Penn State University’s Nittany AI Alliance has been working with the City of Philadelphia, the Southeastern Pennsylvania Transportation Authority (SEPTA), and the Accenture Pennsylvania Public Sector Practice to develop an AI-driven algorithm to help assess teleworking’s long-term impacts on the region’s future public transportation requirements.
The students are looking at the structural shift in the commuting habits of Philadelphia’s labor force as teleworkers will rely less on commuter rail, subways or buses to commute. Their goal is to deliver a working model that can assist SEPTA in creating a viable business plan.
“We’re realizing that a lot more jobs can be done from home now and we rely a lot on people commuting in and out of the city,” said Emily Yates, smart city director for the City of Philadelphia. “So if jobs are going to transition to teleworking more permanently, what does that mean for our service and how we can provide it?”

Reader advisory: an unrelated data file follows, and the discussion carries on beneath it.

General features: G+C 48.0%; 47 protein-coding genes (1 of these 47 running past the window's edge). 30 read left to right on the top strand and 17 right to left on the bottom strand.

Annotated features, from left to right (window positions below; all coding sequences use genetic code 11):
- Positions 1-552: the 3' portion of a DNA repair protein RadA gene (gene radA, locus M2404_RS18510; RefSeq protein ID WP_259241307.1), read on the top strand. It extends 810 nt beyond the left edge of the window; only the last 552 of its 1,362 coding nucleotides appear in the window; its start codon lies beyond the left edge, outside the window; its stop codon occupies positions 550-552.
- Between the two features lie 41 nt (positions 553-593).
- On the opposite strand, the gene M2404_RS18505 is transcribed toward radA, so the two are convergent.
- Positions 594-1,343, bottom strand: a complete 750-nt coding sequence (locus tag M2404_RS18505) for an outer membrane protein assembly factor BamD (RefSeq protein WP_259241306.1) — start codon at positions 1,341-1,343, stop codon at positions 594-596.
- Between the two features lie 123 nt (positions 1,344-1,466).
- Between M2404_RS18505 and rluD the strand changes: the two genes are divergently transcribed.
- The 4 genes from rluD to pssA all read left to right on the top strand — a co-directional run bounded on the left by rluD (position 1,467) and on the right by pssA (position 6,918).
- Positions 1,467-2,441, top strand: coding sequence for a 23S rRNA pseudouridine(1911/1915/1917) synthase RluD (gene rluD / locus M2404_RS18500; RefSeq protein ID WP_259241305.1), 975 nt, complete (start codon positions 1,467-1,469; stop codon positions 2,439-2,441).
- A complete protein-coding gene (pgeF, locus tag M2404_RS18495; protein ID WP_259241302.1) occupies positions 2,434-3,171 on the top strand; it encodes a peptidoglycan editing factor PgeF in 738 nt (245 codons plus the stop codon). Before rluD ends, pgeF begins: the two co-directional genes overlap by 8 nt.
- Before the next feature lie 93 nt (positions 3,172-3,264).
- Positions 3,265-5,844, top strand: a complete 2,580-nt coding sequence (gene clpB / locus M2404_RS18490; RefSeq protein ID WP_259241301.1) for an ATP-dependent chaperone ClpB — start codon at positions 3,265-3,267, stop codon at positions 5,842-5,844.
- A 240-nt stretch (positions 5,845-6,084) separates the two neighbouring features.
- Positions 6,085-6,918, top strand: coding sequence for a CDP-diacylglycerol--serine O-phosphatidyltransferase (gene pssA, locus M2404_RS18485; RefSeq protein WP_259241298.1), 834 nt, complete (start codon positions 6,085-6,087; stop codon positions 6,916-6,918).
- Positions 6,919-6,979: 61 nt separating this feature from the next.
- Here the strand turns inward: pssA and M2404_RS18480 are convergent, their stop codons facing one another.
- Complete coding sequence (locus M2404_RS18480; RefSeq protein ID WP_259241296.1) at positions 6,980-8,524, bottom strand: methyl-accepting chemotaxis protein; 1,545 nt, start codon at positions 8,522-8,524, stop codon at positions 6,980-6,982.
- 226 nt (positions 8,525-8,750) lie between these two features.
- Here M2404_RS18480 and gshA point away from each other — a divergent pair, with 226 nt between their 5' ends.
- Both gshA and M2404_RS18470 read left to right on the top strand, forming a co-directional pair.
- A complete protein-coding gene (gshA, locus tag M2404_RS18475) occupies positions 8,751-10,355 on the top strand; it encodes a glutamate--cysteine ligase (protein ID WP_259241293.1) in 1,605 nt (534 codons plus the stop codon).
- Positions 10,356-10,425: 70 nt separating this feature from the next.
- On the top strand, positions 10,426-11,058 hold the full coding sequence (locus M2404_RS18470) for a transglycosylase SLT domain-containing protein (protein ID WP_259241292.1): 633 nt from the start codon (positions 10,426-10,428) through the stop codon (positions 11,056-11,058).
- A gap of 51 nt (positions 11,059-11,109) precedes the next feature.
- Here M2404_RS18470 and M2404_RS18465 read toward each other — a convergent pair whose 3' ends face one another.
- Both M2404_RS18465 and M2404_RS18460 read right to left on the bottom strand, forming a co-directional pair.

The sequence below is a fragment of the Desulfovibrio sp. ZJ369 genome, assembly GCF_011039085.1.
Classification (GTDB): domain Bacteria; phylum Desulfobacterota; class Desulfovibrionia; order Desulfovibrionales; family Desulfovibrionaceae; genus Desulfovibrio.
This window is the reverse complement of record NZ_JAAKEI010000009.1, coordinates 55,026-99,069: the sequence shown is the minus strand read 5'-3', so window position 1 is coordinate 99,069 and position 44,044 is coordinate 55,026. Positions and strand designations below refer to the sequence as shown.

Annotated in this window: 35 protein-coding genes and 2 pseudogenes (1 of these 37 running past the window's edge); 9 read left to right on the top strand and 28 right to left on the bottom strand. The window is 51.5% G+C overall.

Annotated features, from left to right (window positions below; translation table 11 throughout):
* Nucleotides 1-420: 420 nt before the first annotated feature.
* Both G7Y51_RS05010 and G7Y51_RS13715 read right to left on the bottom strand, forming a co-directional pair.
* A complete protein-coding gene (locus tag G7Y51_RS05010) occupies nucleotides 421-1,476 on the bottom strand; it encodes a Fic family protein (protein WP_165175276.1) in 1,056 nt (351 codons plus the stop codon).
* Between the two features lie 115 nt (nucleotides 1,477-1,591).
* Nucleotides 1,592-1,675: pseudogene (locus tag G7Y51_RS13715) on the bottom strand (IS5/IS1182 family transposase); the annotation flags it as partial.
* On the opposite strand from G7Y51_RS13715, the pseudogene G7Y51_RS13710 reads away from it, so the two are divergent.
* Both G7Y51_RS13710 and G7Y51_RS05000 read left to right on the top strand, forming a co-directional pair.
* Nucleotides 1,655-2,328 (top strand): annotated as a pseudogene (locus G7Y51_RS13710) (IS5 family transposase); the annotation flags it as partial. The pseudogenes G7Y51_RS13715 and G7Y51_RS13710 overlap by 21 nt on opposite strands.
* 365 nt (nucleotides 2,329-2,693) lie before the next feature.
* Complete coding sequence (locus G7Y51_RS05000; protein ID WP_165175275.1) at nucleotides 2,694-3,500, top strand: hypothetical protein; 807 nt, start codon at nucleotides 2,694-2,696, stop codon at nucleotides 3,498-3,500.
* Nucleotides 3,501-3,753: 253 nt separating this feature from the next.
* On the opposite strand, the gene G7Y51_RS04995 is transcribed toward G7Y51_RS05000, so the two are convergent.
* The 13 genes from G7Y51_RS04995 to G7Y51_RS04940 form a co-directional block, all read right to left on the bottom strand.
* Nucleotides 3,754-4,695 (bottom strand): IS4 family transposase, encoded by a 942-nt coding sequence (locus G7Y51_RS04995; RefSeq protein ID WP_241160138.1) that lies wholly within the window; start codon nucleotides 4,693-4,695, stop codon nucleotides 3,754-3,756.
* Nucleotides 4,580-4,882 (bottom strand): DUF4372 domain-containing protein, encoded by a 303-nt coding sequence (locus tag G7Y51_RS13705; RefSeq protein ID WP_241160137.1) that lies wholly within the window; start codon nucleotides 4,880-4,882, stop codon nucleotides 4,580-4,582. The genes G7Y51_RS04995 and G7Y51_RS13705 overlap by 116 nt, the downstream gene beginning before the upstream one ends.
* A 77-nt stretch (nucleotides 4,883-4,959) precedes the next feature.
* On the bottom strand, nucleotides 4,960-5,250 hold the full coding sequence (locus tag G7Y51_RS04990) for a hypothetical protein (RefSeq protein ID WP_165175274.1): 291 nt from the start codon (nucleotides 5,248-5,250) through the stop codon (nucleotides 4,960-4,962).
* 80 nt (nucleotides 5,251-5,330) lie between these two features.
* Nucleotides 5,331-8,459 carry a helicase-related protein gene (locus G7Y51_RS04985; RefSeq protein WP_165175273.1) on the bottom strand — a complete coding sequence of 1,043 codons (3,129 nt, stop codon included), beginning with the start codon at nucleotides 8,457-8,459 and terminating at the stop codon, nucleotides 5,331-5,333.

Using American Community Survey data and historical ridership data from SEPTA, they developed the SEPTA Future Telework Forecasting Tool which displays the percentage of jobs that can be done by telework in each area. Researchers are able to select from a list of bus, train, and regional rail routes to overlay on the map – or click on a specific census tract – to gain more information on its bus routes and details on its teleworking risk.
Joel Seidel, a Penn State senior and Nittany AI Associate, expects that “the algorithm and the model that we created could very easily be taken by another team somewhere else and applied to a different metro area.”